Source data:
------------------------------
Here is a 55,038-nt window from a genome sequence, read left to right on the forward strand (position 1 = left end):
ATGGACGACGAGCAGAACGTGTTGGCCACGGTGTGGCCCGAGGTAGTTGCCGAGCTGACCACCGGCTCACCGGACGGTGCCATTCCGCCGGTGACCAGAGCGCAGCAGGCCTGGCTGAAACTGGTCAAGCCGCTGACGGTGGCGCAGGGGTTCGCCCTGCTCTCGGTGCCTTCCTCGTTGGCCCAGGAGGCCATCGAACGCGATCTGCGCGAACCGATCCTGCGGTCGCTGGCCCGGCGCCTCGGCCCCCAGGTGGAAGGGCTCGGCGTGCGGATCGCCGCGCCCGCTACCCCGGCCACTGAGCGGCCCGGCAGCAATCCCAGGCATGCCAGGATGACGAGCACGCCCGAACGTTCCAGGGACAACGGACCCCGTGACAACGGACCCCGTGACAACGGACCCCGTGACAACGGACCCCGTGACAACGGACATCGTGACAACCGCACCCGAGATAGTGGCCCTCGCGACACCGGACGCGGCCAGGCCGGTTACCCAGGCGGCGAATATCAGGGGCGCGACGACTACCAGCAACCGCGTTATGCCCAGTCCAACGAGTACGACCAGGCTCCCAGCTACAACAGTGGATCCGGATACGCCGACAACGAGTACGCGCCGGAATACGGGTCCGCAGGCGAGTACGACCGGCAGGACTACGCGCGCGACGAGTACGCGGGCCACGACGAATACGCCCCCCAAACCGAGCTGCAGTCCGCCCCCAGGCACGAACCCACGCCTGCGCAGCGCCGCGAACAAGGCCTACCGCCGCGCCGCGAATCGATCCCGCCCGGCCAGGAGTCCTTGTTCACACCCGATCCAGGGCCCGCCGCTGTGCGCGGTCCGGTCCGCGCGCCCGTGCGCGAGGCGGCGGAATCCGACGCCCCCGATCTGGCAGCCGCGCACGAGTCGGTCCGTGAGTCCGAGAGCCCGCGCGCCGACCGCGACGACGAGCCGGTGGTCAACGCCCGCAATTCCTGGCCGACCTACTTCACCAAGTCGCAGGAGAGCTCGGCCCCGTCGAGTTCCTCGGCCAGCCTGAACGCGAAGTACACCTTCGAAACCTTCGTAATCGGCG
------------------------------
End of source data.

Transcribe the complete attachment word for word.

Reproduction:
Here is a 55,038-nt window from a genome sequence, read left to right on the forward strand (position 1 = left end):
ATGGACGACGAGCAGAACGTGTTGGCCACGGTGTGGCCCGAGGTAGTTGCCGAGCTGACCACCGGCTCACCGGACGGTGCCATTCCGCCGGTGACCAGAGCGCAGCAGGCCTGGCTGAAACTGGTCAAGCCGCTGACGGTGGCGCAGGGGTTCGCCCTGCTCTCGGTGCCTTCCTCGTTGGCCCAGGAGGCCATCGAACGCGATCTGCGCGAACCGATCCTGCGGTCGCTGGCCCGGCGCCTCGGCCCCCAGGTGGAAGGGCTCGGCGTGCGGATCGCCGCGCCCGCTACCCCGGCCACTGAGCGGCCCGGCAGCAATCCCAGGCATGCCAGGATGACGAGCACGCCCGAACGTTCCAGGGACAACGGACCCCGTGACAACGGACCCCGTGACAACGGACCCCGTGACAACGGACCCCGTGACAACGGACATCGTGACAACCGCACCCGAGATAGTGGCCCTCGCGACACCGGACGCGGCCAGGCCGGTTACCCAGGCGGCGAATATCAGGGGCGCGACGACTACCAGCAACCGCGTTATGCCCAGTCCAACGAGTACGACCAGGCTCCCAGCTACAACAGTGGATCCGGATACGCCGACAACGAGTACGCGCCGGAATACGGGTCCGCAGGCGAGTACGACCGGCAGGACTACGCGCGCGACGAGTACGCGGGCCACGACGAATACGCCCCCCAAACCGAGCTGCAGTCCGCCCCCAGGCACGAACCCACGCCTGCGCAGCGCCGCGAACAAGGCCTACCGCCGCGCCGCGAATCGATCCCGCCCGGCCAGGAGTCCTTGTTCACACCCGATCCAGGGCCCGCCGCTGTGCGCGGTCCGGTCCGCGCGCCCGTGCGCGAGGCGGCGGAATCCGACGCCCCCGATCTGGCAGCCGCGCACGAGTCGGTCCGTGAGTCCGAGAGCCCGCGCGCCGACCGCGACGACGAGCCGGTGGTCAACGCCCGCAATTCCTGGCCGACCTACTTCACCAAGTCGCAGGAGAGCTCGGCCCCGTCGAGTTCCTCGGCCAGCCTGAACGCGAAGTACACCTTCGAAACCTTCGTAATCGGCG